"It is something I did work on," said Williams. "It is something that I was labeled on as I don't do good, but it actually is not the case. Actually, I have very good hands, but I got that label. To me it was never a problem. Of course I'm going to continue to work on (it)."
In his effort to continue to improve, Williams has a goal on making a similar jump in the Bucs' new offense.
"Third down, getting familiar with the blitz package," said Williams. "Getting familiar with the passing scheme. As a back you want to do everything well and have all kinds of options. I'm working on it all."
Fortunately for Williams, the shift in offense to a zone-blocking scheme should not bother him. Williams ran in that system in college at Auburn, and said that is the best system for a running back if it is run correctly.
However, this is a make-or-break year for Williams in his football career. Williams is entering the final year of his contract with the Buccaneers. Not only does Williams have to make the team at some point, but he also has to prove that he can stay healthy. Considering he has never played a full season, that is a big challenge. If Williams suffers another injury or does not have a good season, he could be a free agent that garners little to no interest on the open market. 3. MILLER UPDATE All of the Bucs' holdover defensive linemen have been adjusting to the new defensive scheme employed by defensive coordinator Jim Bates. For years now, linemen like Chris Hovan, Ryan Sims, Gaines Adams, Greg Peterson, and Stylez G. White have been used to playing in the Tampa 2. Last year, Dre Moore and Jimmy Wilkerson learned that scheme as well. With the switch to the Bates' 4-3 scheme all of Tampa Bay's defensive linemen have adjusted to new techniques. The ends are split out wider, and the tackles are lining up directly over the guards. While that is new for the holdovers, it is new for the rookies as well.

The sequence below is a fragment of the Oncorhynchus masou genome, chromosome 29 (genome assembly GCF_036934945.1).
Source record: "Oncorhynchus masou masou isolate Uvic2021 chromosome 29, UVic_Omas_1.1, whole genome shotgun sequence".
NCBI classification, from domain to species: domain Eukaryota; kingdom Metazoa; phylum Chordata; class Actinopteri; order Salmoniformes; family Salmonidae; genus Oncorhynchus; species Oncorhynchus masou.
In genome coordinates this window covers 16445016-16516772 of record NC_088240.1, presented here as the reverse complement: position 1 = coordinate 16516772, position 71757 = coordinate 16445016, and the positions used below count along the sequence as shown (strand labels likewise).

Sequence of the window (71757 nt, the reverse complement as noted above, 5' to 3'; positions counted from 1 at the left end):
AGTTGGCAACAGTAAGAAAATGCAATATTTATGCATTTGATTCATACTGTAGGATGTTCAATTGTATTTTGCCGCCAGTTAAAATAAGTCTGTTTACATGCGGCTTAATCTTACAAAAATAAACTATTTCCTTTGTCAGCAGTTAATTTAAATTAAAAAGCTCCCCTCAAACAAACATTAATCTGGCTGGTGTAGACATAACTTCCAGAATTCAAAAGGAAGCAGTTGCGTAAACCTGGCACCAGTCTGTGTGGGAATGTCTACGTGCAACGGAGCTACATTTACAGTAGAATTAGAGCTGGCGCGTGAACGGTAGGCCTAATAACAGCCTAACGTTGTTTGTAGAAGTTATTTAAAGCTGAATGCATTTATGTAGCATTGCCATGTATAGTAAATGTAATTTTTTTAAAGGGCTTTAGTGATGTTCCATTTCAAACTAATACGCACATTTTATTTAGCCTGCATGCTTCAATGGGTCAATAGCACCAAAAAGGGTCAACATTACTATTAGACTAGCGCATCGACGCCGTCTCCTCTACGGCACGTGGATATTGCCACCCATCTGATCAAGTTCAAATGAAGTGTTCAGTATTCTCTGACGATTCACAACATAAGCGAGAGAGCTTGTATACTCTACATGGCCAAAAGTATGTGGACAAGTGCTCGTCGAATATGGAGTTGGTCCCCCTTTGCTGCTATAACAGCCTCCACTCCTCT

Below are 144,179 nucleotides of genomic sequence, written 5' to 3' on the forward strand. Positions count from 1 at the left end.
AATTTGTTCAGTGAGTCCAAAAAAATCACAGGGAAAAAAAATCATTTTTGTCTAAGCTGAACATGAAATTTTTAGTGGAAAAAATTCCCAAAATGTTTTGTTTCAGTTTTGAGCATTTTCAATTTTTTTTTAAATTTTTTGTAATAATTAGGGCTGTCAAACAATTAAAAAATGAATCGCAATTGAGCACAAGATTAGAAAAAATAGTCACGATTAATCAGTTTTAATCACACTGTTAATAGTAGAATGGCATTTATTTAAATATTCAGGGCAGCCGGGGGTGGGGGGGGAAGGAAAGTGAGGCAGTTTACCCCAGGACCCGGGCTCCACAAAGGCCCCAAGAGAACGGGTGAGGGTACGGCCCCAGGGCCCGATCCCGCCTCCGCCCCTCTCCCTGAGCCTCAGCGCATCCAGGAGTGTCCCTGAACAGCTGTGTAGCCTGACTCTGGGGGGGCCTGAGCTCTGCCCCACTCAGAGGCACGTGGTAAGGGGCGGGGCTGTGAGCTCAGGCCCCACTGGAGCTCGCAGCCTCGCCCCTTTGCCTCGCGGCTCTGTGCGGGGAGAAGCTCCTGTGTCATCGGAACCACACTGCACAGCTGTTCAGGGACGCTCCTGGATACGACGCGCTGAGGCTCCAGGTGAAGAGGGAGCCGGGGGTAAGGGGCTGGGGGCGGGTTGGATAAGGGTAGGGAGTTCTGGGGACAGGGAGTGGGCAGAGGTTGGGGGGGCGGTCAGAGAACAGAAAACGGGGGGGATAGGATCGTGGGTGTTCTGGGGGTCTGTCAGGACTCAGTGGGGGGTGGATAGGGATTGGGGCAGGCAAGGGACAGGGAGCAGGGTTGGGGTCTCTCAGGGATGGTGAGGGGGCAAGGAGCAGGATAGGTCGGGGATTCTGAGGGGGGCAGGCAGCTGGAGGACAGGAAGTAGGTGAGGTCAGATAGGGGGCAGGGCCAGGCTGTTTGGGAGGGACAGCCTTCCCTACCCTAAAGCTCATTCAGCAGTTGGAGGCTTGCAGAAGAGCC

Rookie defensive tackle Roy Miller talked about that change recently with Pewter Report. Miller agreed that it has been a big change for him from the scheme that he was used in at Texas.
"At Texas, it was completely different for me," Miller said. "This is a complete different change for me. They have been fine-tuning some things and helping me to learn a new technique. Coach (Robert) Nunn has done a great job with that. Coach Wash has been the same way. They've been like ‘Throw your hands,' and it has really been helping with my transition with this defense. Everyday we watch film. They are great coaches. I'm excited everyday that I come [in]. I learn a lot. It is exciting for me.